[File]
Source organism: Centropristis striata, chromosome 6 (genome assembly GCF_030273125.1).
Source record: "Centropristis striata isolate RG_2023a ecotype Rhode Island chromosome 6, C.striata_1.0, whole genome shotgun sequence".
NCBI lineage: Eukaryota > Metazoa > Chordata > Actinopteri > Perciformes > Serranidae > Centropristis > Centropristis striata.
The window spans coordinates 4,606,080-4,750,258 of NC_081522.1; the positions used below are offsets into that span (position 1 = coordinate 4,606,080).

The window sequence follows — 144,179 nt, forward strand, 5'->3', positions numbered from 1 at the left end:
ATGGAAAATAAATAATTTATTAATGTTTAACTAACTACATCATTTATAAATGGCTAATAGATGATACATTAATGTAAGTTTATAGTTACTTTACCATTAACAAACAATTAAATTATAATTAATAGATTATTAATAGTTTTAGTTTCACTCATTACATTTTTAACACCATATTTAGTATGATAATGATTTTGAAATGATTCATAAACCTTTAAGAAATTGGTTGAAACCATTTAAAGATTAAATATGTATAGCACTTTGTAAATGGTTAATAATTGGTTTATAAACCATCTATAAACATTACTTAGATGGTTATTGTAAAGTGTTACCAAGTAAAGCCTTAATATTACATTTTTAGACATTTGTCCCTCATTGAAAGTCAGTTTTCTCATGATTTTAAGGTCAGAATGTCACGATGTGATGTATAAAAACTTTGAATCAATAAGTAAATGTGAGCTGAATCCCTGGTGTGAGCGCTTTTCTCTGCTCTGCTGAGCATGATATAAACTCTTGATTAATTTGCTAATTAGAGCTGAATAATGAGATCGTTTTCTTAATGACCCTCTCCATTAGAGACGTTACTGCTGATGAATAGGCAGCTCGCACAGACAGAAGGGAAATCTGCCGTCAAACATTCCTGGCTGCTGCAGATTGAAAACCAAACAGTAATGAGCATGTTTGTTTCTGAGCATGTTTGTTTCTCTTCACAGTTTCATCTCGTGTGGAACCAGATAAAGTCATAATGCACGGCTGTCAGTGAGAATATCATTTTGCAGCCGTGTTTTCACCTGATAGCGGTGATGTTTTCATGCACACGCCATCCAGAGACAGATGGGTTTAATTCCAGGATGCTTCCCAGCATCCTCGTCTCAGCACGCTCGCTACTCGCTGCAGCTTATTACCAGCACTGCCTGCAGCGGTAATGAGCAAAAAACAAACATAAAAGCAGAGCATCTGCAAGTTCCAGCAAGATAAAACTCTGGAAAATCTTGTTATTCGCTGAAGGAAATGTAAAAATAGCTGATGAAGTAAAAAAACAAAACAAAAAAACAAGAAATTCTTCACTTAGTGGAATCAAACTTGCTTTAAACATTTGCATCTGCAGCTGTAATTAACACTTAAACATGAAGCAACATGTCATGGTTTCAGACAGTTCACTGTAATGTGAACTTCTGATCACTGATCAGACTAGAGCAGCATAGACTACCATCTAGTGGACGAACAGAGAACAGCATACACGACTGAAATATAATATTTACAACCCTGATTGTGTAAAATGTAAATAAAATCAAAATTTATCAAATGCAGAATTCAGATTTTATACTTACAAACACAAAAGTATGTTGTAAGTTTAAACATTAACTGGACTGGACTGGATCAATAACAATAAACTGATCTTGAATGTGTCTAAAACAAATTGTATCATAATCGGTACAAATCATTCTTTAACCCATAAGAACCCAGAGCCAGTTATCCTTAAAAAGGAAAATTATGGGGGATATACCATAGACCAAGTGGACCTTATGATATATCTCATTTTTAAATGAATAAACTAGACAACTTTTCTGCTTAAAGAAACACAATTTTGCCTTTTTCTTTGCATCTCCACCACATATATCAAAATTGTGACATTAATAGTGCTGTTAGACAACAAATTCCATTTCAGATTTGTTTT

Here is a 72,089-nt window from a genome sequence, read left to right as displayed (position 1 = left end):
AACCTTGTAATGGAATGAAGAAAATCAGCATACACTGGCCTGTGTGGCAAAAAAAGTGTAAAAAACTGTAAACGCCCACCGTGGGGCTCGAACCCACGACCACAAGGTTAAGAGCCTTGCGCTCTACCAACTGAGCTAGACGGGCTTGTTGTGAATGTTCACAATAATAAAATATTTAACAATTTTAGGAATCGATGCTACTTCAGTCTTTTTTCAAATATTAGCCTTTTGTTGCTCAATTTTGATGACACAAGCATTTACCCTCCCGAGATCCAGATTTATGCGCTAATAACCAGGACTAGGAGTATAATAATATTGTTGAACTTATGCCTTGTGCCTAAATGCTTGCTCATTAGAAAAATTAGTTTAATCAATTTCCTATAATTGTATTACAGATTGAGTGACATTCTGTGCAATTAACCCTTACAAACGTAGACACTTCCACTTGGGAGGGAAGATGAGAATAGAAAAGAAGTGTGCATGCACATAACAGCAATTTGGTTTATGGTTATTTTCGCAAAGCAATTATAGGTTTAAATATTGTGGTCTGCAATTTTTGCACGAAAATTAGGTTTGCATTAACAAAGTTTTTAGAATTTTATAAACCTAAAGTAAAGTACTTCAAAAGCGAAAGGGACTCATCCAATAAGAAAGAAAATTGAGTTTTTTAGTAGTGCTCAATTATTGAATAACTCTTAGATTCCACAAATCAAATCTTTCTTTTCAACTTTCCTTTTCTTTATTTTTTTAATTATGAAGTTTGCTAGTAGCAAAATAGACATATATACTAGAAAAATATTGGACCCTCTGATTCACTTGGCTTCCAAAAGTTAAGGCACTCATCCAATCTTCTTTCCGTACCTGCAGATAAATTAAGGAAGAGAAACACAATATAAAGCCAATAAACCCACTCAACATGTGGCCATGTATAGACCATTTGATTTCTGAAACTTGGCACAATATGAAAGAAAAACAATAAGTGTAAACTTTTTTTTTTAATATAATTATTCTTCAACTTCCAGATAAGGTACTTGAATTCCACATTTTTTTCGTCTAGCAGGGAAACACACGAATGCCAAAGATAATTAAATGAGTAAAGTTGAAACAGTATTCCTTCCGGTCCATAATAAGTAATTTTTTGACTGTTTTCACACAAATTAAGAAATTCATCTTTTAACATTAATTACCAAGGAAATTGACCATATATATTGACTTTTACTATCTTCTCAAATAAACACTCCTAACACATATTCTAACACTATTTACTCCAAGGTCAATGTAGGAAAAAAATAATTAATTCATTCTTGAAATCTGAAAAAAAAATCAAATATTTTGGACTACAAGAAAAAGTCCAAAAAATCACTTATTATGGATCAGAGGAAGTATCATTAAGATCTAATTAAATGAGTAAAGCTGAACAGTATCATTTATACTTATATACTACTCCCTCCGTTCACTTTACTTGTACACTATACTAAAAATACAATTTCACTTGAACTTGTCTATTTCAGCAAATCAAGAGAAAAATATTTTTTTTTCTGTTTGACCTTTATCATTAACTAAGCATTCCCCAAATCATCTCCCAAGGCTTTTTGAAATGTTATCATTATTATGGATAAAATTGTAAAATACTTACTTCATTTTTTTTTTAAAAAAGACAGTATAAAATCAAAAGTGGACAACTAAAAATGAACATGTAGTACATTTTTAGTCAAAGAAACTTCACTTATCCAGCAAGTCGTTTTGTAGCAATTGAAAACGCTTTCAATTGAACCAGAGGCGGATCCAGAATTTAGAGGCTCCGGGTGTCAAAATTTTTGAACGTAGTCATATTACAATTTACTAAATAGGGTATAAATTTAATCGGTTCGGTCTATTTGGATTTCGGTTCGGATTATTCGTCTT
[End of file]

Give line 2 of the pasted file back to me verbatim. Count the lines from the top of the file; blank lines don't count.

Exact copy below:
Source record: "Centropristis striata isolate RG_2023a ecotype Rhode Island chromosome 6, C.striata_1.0, whole genome shotgun sequence".